Thursday, December 26, 2013

Things You Only Learn (mostly) on PBS

Things I learned on Public and CBS radio today, mostly in chronological order:

Shirley Jones sang and performed some wonderful roles I was aware of. Now, approaching 80, she has written an autobiography. And Diane Rhem asked her, politely as is her way, and bluntly, why she included so much information on enjoyable sex with her two husbands. Jones said everyone knew her public and professional persona. She wanted something in it that reflected her private, personal self that the world didn't know. Funny, that made sense to me.

Rhem asked her if she remembered her speech when she won the Oscar, and she did. She said, she remembers, "This is the best moment of my career." Afterwards, she said, her husband asked her why she didn't say the best minute of her life. She answered, "Because it wasn't. The birth of my children was that."

Diane Rhem said swiftly she understood. So do I. An Oscar isn't necessarily life-changing, though she felt it extended her career. But children change everything.


Bo Jackson. I know a con artist who goes by that name. Today I found out why.  I was too young to know Bo Jackson. I learned about him today.

NPR told his story against the musings of whether spite was involved in his choices, and whether he benefitted or was hurt. A man who made choices almost impossible then. Could it happen today? No, because neither baseball nor football would let go today to let him excel in both. I have more to learn. I loved what I did learn. Wow.


I'm slow, okay? I didn't know about the pigtail bonus. I had been puzzled by references to pig tails. I read omnivorously, sports and celebrities only when they interest me.  We have so many hogs here. I wish we could find some way to harvest, assess, prepare the meat. Why can't we? So much food we are letting rot. Yes, I know rules and regulations are in place. Surely practicality could do more. It's been done before. I've read about it.  It was a while ago.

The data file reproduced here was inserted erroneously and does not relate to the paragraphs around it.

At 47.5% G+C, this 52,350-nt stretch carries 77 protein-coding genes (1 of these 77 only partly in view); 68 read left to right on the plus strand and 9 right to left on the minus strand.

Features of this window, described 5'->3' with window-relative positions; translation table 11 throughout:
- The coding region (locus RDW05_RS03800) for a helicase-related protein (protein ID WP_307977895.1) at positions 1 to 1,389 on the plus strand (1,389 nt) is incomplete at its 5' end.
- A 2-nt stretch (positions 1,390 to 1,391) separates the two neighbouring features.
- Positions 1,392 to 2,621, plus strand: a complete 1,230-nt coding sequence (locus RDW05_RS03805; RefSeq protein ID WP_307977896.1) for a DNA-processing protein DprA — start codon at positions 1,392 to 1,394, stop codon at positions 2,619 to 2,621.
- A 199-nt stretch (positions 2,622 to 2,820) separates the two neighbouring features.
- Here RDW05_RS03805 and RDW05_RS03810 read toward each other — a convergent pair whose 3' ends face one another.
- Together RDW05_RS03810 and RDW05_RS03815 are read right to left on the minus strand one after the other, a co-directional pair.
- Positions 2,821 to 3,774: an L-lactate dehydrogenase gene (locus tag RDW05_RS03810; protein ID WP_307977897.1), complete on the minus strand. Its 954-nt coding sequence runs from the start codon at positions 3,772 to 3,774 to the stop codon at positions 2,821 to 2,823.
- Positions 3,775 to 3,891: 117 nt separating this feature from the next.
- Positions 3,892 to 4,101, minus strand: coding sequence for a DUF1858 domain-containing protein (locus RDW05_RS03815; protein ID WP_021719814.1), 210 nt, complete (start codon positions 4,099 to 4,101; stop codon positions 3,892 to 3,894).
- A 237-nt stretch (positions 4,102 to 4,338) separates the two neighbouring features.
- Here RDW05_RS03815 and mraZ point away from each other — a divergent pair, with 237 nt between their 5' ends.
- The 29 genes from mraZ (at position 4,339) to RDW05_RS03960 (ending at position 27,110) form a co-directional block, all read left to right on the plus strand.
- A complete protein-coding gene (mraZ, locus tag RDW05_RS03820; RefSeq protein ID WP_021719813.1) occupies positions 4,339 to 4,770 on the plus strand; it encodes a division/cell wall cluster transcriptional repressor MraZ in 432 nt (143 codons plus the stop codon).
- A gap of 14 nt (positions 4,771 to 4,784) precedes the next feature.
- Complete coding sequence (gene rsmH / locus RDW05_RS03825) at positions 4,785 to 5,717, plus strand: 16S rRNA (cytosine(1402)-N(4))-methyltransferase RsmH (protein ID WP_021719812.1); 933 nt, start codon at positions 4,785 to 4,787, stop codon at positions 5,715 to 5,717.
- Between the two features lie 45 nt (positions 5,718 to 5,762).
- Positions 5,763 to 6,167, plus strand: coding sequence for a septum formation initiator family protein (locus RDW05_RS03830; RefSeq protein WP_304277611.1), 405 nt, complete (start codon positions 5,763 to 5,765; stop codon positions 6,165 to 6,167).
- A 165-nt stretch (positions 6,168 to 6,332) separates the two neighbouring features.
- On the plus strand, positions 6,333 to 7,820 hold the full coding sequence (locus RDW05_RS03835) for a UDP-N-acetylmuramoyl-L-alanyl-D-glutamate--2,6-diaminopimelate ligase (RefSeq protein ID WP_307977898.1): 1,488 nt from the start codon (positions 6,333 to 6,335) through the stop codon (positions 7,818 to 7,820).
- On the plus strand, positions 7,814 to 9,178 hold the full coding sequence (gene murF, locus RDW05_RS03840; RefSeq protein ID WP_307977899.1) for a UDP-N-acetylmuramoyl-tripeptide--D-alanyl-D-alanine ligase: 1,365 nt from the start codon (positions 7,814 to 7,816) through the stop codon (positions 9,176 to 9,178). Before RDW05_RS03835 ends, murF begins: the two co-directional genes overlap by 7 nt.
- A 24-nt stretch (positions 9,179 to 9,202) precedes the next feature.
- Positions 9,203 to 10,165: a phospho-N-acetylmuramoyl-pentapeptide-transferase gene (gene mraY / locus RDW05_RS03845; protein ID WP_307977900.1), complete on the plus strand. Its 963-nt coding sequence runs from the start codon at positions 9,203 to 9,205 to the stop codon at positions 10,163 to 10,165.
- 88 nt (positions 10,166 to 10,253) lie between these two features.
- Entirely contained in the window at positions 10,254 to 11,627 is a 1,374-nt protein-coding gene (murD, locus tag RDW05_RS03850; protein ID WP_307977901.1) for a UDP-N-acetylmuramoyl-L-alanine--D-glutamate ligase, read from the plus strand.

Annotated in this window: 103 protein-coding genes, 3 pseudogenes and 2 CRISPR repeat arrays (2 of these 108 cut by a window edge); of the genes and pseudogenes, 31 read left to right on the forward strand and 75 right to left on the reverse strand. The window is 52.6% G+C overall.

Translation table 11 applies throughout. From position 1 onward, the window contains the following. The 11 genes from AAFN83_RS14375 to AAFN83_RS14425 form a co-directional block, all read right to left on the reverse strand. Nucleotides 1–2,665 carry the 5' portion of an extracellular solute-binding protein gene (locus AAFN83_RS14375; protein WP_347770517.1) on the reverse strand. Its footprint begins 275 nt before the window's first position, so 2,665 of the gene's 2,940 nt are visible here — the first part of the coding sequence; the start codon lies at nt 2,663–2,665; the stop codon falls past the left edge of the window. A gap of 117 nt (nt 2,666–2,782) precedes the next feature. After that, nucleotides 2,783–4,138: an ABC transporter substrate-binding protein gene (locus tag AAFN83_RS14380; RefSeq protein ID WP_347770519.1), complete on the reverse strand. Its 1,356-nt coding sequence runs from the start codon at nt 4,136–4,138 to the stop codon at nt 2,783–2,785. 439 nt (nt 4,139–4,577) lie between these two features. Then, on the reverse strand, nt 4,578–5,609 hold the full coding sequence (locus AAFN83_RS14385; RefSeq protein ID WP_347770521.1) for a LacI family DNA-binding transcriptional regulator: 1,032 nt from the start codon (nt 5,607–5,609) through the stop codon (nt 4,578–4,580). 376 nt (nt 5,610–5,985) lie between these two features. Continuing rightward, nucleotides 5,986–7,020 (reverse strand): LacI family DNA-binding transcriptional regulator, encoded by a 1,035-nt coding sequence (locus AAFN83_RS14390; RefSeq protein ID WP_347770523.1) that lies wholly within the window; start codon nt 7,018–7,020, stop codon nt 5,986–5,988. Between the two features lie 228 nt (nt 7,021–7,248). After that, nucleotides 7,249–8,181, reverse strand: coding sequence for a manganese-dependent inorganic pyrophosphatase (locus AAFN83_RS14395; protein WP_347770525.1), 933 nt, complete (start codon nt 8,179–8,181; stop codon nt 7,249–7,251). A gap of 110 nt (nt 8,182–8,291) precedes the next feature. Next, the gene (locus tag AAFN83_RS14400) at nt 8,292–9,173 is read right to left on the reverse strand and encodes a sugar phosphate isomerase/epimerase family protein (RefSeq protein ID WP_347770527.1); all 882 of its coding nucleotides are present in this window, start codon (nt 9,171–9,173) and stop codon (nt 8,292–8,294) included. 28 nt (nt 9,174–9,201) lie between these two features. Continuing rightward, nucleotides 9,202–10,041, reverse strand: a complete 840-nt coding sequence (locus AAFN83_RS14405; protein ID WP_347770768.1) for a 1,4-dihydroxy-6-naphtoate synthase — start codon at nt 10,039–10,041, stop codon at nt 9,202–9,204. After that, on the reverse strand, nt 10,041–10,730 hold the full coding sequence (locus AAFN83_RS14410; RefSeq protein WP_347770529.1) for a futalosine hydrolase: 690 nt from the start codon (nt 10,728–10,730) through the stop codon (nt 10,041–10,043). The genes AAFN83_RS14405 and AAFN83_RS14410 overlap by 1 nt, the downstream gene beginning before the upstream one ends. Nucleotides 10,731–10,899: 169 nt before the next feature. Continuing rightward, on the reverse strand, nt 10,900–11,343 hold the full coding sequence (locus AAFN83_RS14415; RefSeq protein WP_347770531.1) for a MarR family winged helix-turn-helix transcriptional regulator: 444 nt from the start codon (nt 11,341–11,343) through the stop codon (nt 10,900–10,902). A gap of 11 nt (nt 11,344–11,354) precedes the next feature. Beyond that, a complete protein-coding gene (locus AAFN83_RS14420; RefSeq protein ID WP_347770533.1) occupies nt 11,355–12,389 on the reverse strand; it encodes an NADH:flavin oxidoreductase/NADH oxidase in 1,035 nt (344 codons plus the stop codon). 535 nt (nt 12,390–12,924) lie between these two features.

anecdotal information:
So many employees worked extra hours this year, meaning postponement of so many "Christmas" celebrations. We will get together over New Year's. A clerk told me today he still hadn't been able to visit family for Christmas, which includes more than food and what-did-you-get-me? At least, for most.

My neighbor told me he talked  to an employee who worked till 11:30 pm Christmas Day for either UPS or FEDEX, and said his friend had only caught up to Christmas Eve. They still are frantically delivering gifts. News has the rest of the story.  Speaking of rest, when do these people do so? It sounds brutal.

Several family members are in law enforcement. I remember when eldest grandchild was 3-4, her dad was off work Dec. 26. Mom was off both days. 

So we told her Santa came Christmas Eve, Dec. 25. Worked great. She had a great time.
I am sure some infant prodigies do remember dates. I didn't, no one else in our family does either. I am not sure any of us has ever told her that story. She's probably ready now to hear it.

And that last paragraph was not it what I learned today. When I heard persons whining and whimpering about their "ruined holiday", I did think of it.

I do think Americans in general have more grit, more goodwill, than showed up on tv media bytes.
Look at the aftermath of any tornado.

This close to The Holiday?   Not a chance.

I don't have stock in anything, but Kleenex may have bumped today.

Life does go on, people do keep loving one another, sooner or later they catch up on lost sleep.

We will continue to care about one another.

I hope that reduces the anxiety on television.

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